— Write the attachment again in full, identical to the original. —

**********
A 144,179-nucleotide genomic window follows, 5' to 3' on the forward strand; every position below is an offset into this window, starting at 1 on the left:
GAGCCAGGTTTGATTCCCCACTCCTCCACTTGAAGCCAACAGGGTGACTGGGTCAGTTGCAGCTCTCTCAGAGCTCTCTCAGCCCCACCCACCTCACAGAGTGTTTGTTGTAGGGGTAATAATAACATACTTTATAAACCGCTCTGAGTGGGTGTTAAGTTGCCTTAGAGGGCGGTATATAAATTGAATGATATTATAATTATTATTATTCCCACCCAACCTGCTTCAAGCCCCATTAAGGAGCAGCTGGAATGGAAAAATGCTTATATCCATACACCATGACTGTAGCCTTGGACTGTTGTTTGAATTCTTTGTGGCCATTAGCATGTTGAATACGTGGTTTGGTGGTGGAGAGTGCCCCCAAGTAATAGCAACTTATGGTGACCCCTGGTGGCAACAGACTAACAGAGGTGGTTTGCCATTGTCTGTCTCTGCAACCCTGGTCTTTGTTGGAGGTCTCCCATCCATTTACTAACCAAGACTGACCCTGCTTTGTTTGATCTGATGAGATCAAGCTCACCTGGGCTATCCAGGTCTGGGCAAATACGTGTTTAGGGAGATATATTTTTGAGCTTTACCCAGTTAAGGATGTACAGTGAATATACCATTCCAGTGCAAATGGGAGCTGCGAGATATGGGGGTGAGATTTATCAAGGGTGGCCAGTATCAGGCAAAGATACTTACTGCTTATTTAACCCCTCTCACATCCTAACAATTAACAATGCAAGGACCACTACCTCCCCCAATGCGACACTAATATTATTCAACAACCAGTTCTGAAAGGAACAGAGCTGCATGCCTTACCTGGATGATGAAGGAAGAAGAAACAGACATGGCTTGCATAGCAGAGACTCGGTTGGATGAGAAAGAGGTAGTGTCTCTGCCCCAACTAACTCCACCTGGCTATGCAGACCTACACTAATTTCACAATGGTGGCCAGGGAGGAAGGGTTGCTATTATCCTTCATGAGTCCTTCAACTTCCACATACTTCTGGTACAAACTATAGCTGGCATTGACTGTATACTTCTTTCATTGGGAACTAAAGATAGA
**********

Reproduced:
A 144,179-nucleotide genomic window follows, 5' to 3' on the forward strand; every position below is an offset into this window, starting at 1 on the left:
GAGCCAGGTTTGATTCCCCACTCCTCCACTTGAAGCCAACAGGGTGACTGGGTCAGTTGCAGCTCTCTCAGAGCTCTCTCAGCCCCACCCACCTCACAGAGTGTTTGTTGTAGGGGTAATAATAACATACTTTATAAACCGCTCTGAGTGGGTGTTAAGTTGCCTTAGAGGGCGGTATATAAATTGAATGATATTATAATTATTATTATTCCCACCCAACCTGCTTCAAGCCCCATTAAGGAGCAGCTGGAATGGAAAAATGCTTATATCCATACACCATGACTGTAGCCTTGGACTGTTGTTTGAATTCTTTGTGGCCATTAGCATGTTGAATACGTGGTTTGGTGGTGGAGAGTGCCCCCAAGTAATAGCAACTTATGGTGACCCCTGGTGGCAACAGACTAACAGAGGTGGTTTGCCATTGTCTGTCTCTGCAACCCTGGTCTTTGTTGGAGGTCTCCCATCCATTTACTAACCAAGACTGACCCTGCTTTGTTTGATCTGATGAGATCAAGCTCACCTGGGCTATCCAGGTCTGGGCAAATACGTGTTTAGGGAGATATATTTTTGAGCTTTACCCAGTTAAGGATGTACAGTGAATATACCATTCCAGTGCAAATGGGAGCTGCGAGATATGGGGGTGAGATTTATCAAGGGTGGCCAGTATCAGGCAAAGATACTTACTGCTTATTTAACCCCTCTCACATCCTAACAATTAACAATGCAAGGACCACTACCTCCCCCAATGCGACACTAATATTATTCAACAACCAGTTCTGAAAGGAACAGAGCTGCATGCCTTACCTGGATGATGAAGGAAGAAGAAACAGACATGGCTTGCATAGCAGAGACTCGGTTGGATGAGAAAGAGGTAGTGTCTCTGCCCCAACTAACTCCACCTGGCTATGCAGACCTACACTAATTTCACAATGGTGGCCAGGGAGGAAGGGTTGCTATTATCCTTCATGAGTCCTTCAACTTCCACATACTTCTGGTACAAACTATAGCTGGCATTGACTGTATACTTCTTTCATTGGGAACTAAAGATAGA